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The Leaders Perspective: All Is One

Wednesday, January 02, 2019
Joan Luise Hill

Joan Luise Hill

“The wrist bone is connected to the arm bone…” or at least that’s what the song says. It is a way to realize that our bodies are made up of interconnected parts and a reminder that illness or injury to one part is likely to have an effect on another. Crutches while great for keeping the weight off an injured limb, might result in some back or shoulder pain and we all know medication can cause annoying and unexpected side effects in areas completely unrelated to the problem it is intended to solve.

It seems obvious, but oftentimes instead of seeing an interconnected human, medical providers focus solely on the “problem” to be solved. While that in itself can be a good thing, it only goes so far, and we can be unprepared for the limitations that can result from treatment, not only temporarily, but on a long-term basis. It is important to recognize that as individuals, we are more than the sum of our physical parts or the problem that ails us. We are social beings having needs and responsibilities to our family and community. We are also spiritual beings; our hearts and souls can be broken by much more than worn out valves or blockages, grief and dismissiveness can cause the same painful symptoms. We are intellectual beings wanting to be involved in our decision-making and able to find acceptance, though we are often not sure how to begin. And, we are emotional beings working through issues over time and with processes that may not always be pretty or logical, but take into consideration our past experiences, our perceptions and our wishes.

We need practitioners who are honest with us and who make the effort to understand our needs and concerns. When I told my oncologist that I would only agree to the chemotherapy he recommended if he could also maintain my bone health (which had been severely compromised years before from a different medical condition) he thought I was crazy. Through open discussion he came to realize that instead of being obstinate, I was merely being practical. These epiphanies between patients and their practitioners are important. They are a sign of mutual respect and connection. A wise physician once told me, “Hooks aren’t only for fishing…” His message was to look for this connection, this shared humanness. Once we find it, it becomes the basis for mutual respect and understanding allowing our empathy for each other to flourish.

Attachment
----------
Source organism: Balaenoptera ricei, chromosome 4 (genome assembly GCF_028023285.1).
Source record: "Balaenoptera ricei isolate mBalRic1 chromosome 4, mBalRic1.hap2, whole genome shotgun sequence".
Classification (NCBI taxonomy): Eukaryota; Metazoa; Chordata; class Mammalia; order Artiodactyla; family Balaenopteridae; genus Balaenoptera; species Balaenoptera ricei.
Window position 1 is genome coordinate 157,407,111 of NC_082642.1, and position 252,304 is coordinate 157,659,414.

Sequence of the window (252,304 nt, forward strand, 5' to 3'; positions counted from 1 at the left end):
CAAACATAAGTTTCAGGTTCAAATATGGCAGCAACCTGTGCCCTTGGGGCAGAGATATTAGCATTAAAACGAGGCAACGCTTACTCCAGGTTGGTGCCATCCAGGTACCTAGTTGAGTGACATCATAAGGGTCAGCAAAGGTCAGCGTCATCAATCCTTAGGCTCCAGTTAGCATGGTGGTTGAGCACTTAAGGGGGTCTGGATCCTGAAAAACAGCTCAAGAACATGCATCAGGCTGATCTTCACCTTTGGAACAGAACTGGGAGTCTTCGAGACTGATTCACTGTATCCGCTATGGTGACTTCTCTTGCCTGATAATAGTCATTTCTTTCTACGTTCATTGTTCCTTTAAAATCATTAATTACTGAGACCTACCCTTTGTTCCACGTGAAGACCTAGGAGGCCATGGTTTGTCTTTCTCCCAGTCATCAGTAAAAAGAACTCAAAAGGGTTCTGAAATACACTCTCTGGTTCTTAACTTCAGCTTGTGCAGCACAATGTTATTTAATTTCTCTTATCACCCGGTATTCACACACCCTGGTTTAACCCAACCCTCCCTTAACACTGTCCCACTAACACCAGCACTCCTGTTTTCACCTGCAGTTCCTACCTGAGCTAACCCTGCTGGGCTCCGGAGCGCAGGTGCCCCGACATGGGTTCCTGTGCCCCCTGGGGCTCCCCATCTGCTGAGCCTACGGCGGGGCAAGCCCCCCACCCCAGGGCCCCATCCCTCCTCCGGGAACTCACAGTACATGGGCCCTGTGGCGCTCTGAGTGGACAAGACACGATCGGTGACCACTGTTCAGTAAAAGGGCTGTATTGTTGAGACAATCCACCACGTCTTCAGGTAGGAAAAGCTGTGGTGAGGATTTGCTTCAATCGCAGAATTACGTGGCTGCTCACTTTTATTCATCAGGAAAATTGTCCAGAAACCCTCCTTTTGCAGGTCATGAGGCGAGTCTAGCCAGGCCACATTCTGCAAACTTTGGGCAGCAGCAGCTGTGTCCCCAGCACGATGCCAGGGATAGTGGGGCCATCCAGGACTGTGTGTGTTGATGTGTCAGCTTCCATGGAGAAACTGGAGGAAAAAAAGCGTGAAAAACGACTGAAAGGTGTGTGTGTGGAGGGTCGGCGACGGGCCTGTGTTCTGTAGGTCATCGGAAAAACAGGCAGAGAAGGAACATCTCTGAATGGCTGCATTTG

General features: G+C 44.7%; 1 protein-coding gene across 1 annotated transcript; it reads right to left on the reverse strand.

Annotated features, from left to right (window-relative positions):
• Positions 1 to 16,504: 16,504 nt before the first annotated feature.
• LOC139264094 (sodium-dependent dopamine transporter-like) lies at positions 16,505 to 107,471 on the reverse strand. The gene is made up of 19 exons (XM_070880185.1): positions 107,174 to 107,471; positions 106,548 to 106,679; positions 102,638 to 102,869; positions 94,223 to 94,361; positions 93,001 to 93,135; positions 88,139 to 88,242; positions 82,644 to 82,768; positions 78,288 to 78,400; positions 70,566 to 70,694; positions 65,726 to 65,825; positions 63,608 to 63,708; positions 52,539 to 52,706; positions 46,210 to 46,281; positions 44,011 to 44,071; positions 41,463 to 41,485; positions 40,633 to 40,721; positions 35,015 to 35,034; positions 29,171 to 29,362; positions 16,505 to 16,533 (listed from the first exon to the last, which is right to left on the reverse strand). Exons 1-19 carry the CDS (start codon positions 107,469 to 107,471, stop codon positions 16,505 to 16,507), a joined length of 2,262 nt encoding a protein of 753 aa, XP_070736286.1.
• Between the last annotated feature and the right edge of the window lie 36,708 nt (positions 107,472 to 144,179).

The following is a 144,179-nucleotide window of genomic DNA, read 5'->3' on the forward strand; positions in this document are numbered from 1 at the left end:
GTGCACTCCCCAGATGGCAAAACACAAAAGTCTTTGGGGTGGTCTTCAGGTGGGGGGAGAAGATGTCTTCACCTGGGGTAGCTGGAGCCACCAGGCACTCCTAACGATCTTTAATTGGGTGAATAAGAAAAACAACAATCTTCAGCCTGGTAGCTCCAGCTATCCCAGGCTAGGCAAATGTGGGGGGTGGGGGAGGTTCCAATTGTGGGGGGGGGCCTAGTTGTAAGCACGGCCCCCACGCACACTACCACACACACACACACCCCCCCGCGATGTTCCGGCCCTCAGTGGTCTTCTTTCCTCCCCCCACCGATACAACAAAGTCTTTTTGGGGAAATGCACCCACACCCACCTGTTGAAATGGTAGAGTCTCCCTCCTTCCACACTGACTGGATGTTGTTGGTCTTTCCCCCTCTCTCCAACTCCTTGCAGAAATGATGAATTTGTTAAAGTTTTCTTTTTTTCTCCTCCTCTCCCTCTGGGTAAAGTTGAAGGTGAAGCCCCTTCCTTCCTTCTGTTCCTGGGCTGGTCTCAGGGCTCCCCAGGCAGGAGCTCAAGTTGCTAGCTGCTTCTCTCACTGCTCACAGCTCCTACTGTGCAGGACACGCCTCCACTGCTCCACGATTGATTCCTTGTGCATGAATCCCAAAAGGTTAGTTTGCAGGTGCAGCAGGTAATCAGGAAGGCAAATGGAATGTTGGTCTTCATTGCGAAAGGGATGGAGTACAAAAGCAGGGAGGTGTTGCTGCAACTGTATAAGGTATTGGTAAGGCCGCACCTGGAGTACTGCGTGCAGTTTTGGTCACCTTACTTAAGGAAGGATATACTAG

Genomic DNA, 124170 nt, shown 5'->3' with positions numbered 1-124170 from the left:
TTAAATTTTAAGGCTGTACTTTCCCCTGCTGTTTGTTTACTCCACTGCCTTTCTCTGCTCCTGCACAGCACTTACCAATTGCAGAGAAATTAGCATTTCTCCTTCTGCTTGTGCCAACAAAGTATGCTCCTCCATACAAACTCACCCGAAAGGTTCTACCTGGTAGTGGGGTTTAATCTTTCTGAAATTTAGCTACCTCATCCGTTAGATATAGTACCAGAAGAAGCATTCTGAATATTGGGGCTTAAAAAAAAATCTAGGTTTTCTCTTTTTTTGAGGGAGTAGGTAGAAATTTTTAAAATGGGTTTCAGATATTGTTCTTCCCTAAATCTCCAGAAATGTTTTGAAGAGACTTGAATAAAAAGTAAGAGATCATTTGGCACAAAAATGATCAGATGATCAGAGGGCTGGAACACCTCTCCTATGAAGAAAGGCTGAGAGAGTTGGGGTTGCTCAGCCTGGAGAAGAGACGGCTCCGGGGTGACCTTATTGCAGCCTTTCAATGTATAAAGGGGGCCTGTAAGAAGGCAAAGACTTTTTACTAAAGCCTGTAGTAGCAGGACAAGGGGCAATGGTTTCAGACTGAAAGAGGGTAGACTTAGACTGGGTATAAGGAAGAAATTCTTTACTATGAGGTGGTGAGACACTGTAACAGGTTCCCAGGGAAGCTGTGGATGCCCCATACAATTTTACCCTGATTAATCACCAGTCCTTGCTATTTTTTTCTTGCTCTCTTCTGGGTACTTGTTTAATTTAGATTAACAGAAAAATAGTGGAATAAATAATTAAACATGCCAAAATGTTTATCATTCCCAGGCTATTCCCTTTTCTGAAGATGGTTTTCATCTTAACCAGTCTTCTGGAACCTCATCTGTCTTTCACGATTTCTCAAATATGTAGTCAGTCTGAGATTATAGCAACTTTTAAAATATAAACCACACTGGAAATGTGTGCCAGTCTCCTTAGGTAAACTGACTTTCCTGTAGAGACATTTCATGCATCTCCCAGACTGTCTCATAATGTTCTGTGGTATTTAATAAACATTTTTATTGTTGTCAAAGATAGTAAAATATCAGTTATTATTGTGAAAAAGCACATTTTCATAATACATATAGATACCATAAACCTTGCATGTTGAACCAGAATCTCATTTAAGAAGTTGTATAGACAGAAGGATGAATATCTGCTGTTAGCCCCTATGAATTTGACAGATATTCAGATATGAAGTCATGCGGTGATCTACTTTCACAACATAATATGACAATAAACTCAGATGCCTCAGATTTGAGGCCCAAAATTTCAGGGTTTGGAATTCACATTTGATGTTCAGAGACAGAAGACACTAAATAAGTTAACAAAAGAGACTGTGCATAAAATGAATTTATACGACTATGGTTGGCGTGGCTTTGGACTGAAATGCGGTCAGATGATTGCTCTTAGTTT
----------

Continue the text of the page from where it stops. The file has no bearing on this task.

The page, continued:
Patients come in all shapes and sizes. We each have our own narrative. As patients, we must proactively state our case in order to be treated as individuals who are more than our disease state. To do that we must be actively engaged as self-advocates and let our values and wishes be known. This means we must take the time to ask ourselves the hard questions of what matters to us most; what do we want from our health care; how do we want to live; how can we gain strength to return to the people and activities that are important to us; and, how do we want to die all while considering what we believe are important to-do list items like leaving our affairs in good order, wanting (or not) extreme measures to be undertaken on our behalf should they become necessary? These are not easy issues, nor ones we look forward to spending a lot of time dwelling upon. It is a jump shift in thinking to realize that we are the experts on ourselves; yet as a generation who has always wanted it “our way" it is the only way to reach a sense of well-being. We need to be aided by a medical community that is sensitive to our new role and one that recognizes the value in rejecting the past principles of silo-ism, and instead celebrates an integrated model of care with the whole patient at the center.

  • Joan Luise Hill, December 2018
  • Author, retired health care executive and sometimes patient
  • Visit her website Health-E3

Tags: communication, patient engagement, quality improvement, education, wellness, patient satisfaction
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